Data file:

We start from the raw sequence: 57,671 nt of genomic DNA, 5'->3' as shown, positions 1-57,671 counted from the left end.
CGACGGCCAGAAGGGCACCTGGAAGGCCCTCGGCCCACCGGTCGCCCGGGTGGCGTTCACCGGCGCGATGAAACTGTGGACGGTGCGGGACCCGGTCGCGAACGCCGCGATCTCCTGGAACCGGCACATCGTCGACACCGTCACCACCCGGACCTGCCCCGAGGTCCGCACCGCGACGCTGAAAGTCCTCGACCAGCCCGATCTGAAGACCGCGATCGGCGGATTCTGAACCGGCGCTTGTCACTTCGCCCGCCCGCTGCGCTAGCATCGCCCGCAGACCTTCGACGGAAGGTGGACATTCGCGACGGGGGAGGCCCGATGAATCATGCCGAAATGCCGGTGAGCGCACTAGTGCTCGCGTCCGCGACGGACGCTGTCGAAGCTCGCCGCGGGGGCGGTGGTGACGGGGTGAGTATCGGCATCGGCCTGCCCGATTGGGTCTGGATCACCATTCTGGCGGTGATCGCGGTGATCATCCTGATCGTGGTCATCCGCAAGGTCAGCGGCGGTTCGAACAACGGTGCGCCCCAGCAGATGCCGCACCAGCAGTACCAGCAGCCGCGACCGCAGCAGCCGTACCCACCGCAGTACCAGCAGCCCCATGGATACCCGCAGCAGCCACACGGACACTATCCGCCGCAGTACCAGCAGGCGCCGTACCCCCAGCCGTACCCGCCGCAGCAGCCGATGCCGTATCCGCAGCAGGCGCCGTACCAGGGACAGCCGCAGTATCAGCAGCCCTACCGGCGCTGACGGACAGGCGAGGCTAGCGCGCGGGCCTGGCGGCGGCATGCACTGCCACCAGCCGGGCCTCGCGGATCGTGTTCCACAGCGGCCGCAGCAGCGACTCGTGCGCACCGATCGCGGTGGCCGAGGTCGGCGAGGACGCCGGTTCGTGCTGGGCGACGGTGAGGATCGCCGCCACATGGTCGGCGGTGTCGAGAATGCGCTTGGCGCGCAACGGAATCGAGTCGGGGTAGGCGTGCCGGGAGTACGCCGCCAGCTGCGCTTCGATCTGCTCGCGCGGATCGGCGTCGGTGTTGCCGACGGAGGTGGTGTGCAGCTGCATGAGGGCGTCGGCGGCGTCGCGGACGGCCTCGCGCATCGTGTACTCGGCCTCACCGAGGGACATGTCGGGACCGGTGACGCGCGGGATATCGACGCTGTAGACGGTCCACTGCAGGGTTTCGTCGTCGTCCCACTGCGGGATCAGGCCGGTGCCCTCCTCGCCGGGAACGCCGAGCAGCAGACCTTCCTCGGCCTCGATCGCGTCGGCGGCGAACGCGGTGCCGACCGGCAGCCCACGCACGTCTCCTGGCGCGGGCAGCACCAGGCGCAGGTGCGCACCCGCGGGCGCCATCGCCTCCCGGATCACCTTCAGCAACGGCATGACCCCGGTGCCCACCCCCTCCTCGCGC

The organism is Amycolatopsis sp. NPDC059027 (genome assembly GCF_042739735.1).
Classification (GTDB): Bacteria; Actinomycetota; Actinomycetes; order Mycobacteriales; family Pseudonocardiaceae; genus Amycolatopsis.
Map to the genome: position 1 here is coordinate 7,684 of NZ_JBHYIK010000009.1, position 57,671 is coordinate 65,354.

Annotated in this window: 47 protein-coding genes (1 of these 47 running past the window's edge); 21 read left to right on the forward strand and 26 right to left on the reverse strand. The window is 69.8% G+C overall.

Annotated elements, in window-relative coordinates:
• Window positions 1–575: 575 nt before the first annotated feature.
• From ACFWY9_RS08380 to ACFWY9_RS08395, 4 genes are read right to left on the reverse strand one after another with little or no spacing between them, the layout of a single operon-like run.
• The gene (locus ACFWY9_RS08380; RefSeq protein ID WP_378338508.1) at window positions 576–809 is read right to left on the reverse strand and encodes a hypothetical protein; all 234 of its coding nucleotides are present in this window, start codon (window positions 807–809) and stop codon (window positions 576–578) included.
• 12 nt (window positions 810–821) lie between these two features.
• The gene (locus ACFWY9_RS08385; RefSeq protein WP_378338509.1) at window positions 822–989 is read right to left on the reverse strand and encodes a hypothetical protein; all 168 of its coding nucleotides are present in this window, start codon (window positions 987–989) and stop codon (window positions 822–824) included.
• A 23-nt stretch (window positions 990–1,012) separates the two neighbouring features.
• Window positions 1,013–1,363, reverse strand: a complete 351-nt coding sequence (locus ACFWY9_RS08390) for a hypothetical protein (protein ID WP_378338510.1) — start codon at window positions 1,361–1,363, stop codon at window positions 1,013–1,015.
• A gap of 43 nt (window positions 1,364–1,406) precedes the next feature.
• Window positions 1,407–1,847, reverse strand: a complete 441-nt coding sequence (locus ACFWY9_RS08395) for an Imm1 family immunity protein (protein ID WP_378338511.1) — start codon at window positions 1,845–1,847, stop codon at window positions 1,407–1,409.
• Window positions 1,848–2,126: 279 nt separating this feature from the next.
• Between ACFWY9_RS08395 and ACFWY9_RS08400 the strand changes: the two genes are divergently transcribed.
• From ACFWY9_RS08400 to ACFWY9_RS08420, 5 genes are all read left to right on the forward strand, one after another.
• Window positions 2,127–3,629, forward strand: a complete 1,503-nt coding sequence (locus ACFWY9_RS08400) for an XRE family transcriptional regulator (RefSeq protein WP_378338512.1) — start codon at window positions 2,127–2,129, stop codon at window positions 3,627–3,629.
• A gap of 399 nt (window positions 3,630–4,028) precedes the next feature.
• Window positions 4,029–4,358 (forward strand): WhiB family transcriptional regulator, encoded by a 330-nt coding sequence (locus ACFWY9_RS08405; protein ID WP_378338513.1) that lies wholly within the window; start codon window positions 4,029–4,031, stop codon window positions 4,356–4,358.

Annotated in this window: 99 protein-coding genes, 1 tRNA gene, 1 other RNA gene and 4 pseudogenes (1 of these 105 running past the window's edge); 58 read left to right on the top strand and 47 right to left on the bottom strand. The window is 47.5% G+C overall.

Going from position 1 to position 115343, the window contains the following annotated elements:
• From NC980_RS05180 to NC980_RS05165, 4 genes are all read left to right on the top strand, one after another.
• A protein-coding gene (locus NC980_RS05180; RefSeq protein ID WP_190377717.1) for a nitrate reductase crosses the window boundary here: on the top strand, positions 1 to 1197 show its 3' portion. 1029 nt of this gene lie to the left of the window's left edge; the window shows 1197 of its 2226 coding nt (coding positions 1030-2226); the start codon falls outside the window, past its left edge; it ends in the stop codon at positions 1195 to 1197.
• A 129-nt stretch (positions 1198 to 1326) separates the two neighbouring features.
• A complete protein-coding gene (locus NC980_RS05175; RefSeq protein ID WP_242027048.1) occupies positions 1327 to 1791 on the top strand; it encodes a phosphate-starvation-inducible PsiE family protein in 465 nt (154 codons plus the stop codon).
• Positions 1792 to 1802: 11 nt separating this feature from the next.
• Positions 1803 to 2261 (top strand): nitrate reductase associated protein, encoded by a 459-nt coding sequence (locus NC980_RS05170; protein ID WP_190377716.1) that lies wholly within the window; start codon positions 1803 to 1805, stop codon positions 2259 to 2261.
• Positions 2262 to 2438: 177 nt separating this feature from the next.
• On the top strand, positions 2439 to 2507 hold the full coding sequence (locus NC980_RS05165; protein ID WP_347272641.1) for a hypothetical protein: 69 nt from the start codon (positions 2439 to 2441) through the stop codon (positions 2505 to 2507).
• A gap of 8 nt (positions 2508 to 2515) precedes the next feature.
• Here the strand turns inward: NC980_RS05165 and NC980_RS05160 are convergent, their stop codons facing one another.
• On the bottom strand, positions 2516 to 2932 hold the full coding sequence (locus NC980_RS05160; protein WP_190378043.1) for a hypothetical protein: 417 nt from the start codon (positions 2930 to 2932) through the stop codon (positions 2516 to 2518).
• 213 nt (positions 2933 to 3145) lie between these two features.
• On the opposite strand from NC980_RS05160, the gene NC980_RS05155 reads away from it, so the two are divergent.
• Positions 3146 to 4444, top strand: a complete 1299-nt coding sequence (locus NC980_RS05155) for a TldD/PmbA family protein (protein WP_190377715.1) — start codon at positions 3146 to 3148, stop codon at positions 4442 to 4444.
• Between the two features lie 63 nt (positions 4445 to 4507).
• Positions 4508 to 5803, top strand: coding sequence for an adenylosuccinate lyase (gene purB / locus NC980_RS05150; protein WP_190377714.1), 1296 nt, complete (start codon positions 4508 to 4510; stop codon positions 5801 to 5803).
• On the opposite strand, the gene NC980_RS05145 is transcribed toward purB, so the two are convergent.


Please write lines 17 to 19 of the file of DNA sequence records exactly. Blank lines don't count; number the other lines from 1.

• Window positions 1,848–2,126: 279 nt separating this feature from the next.
• Between ACFWY9_RS08395 and ACFWY9_RS08400 the strand changes: the two genes are divergently transcribed.
• From ACFWY9_RS08400 to ACFWY9_RS08420, 5 genes are all read left to right on the forward strand, one after another.